Ranking the First Seven Bond Films:

  1. 1.    From Russia With Love (1963) – B+
  2. 2.    Goldfinger (1964) – B
  3. 3.    You Only Live Twice (1967) – B
  4. 4.    Dr. No (1962) – B-
  5. 5.    Thunderball (1965) – C+
  6. 6.    On Her Majesty’s Secret Service (1969) – C
  7. 7.    Diamonds Are Forever (1971) – C

Criterion: Story, action, bond girls, bond villain, theme, acting, opening credits, and overall entertainment value

Notice how the films were ranked almost chronologically.  I attribute that partly from the novelty of the first few and the banality of some of the later features. It’s also because Lazenby’s ‘Secret Service’ and Connery’s sixth outing wasn’t as fresh and intriguing compared to my top choices. Here’s a breakdown of the best ones in each category:

A scene from the train sequence in From Russia With Love

Story: From Russia with Love (runners-up: Goldfinger, On Her Majesty’s Secret Service) – In terms of cohesiveness and believability, nothing beats it. The ending of ‘Secret Service’ was quite unforgettable though.

Action: From Russia with Love (runners-up: Goldfinger, You Only Live Twice) – Worth watching for the train sequences alone, but I also had fun with the climaxes of the other contenders.

Ursula Andress as Honey Ryder, the first ever Bond Girl

Bond Girl/s: Dr. No (runners-up: You Only Live Twice, Thunderball) – If I may borrow what my friend said to me: sales of two-piece bikinis shot up when people saw Ursula Andress in Dr. No. She’s the most beautiful Bond girl out of seven entries, putting even Claudine Auger (Thunderball) and the Japanese ladies in YOLT to shame.

Bond Villain: From Russia with Love (runners-up: Goldfinger, Dr. No) – It was ‘From Russia’ that I felt the presence of the villain the most. He gave Bond a very, very hard time.

Theme: You Only Live Twice (runners-up: Goldfinger, From Russia with Love) – Just because the integration of Japanese elements in a 007 film gives a different, interesting feel.

Acting: From Russia with Love (runners-up: Dr. No, Goldfinger) – I’ll tell you the worst acted movie as well: Diamonds Are Forever!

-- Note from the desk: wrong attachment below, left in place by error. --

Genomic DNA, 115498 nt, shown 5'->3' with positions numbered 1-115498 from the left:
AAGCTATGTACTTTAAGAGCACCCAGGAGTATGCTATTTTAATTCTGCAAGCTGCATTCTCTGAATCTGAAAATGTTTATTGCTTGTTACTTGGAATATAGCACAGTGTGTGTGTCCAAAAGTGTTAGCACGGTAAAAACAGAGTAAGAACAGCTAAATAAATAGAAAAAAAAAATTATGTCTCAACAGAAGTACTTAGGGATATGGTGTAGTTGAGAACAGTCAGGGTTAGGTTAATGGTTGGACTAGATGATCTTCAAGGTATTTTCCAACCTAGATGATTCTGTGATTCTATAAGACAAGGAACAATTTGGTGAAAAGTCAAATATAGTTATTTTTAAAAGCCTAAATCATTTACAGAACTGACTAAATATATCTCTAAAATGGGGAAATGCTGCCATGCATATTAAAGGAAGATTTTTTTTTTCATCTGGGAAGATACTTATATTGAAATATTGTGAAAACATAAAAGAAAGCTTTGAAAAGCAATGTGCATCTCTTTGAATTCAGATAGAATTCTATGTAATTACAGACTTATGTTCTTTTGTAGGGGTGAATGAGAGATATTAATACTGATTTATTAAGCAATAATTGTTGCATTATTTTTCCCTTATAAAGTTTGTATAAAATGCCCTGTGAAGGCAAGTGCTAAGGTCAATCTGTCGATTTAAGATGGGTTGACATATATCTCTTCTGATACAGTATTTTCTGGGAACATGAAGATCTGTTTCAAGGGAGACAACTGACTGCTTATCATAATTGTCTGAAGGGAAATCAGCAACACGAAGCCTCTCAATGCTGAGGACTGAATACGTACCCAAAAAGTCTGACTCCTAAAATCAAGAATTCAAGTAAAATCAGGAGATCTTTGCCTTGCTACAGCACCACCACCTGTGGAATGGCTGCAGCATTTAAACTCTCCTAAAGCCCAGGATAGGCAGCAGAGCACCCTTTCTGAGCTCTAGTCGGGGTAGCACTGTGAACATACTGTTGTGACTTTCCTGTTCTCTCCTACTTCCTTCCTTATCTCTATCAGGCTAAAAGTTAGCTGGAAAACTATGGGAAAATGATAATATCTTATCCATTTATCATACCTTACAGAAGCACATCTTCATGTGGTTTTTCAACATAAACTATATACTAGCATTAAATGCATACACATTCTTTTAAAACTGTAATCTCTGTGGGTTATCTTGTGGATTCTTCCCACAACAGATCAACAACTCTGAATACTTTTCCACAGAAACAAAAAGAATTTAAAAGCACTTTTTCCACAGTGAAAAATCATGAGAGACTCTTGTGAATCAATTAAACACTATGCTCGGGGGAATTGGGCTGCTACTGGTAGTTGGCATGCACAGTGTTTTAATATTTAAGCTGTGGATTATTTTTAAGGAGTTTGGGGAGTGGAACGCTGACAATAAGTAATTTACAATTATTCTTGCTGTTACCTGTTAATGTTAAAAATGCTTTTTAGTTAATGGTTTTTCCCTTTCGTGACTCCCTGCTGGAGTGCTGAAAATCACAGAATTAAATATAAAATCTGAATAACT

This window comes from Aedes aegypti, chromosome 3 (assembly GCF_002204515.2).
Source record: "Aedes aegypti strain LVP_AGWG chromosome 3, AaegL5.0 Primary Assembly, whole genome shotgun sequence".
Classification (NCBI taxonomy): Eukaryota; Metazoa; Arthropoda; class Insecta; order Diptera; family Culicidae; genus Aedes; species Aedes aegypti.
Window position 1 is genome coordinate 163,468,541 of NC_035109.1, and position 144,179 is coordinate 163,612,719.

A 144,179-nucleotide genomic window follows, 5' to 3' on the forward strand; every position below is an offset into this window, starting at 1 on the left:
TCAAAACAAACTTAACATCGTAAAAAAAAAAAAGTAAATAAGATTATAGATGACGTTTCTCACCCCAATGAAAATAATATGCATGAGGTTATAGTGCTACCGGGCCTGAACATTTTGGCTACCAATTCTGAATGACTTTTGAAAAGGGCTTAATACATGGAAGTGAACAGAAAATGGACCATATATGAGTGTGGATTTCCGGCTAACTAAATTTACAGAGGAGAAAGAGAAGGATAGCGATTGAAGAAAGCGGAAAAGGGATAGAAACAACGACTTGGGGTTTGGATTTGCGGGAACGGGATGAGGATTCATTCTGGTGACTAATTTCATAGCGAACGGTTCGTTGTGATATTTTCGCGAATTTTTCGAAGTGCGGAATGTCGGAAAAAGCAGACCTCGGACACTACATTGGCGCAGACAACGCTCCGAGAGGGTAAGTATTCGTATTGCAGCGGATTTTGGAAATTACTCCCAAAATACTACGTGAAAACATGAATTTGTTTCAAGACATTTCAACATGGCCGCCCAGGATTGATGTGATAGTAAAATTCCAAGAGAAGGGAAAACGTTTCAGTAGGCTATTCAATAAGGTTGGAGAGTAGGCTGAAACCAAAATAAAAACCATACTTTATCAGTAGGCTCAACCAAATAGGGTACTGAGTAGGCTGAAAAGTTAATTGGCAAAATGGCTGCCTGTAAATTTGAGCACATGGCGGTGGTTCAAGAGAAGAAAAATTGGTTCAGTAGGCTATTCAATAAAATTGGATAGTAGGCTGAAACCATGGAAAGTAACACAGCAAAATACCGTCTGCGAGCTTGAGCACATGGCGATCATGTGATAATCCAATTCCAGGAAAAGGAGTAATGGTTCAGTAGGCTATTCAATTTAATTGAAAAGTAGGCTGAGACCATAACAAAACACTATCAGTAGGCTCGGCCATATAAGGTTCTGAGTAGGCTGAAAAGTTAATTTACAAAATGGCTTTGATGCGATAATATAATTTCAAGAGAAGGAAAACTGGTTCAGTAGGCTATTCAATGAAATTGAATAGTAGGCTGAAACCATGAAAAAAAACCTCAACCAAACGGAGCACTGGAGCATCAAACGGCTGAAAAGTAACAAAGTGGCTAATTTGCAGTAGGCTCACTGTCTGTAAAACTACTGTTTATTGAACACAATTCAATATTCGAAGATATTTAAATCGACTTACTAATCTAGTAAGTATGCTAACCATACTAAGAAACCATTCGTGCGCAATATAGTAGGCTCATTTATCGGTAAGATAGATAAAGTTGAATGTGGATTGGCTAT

Screenshots from the opening credits of Dr. No, one of the best ones even after 23 outings

Opening Credits: Dr. No (runners-up: From Russia with Love, Goldfinger) – It’s simple, vibrant, and actually very inventive.

Overall Entertainment Value: From Russia with Love (runners-up: You Only Live Twice, Goldfinger) – As a whole, this one is simply the complete package, the epitome of a great James Bond film. It has great action, a compelling story, a worthy adversary, and memorable characters. Capped off with great direction, it took the then-young series to greater heights and raised the bar for future installments.

To summarize, here’s my take on Bonds 1-7 in a nutshell:

Dr. No: Kicks the franchise off with suave

From Russia with Love: A noteworthy chapter that improves on its predecessor in almost all aspects

Goldfinger: Features more characters and gadgets to entertain you, but the ending is a disappointment

Thunderball: New gimmicks, new women, new villain, but doesn’t really offer anything different

You Only Live Twice: Ridiculous and fun, just sit back, enjoy, and don’t take it so seriously

On Her Majesty’s Secret Service: A lackluster offering saved by a dramatic ending

Diamonds Are Forever: The weakest of the first seven Bond films, and a sad goodbye for Connery

That’s it, thank you for sticking around and I hope I’ll be able to do this again for the next 16 entries!


One thought on “Reviewing the First Seven Bond Films (Movies #375-381)

Leave a Reply

Fill in your details below or click an icon to log in: Logo

You are commenting using your account. Log Out /  Change )

Google+ photo

You are commenting using your Google+ account. Log Out /  Change )

Twitter picture

You are commenting using your Twitter account. Log Out /  Change )

Facebook photo

You are commenting using your Facebook account. Log Out /  Change )


Connecting to %s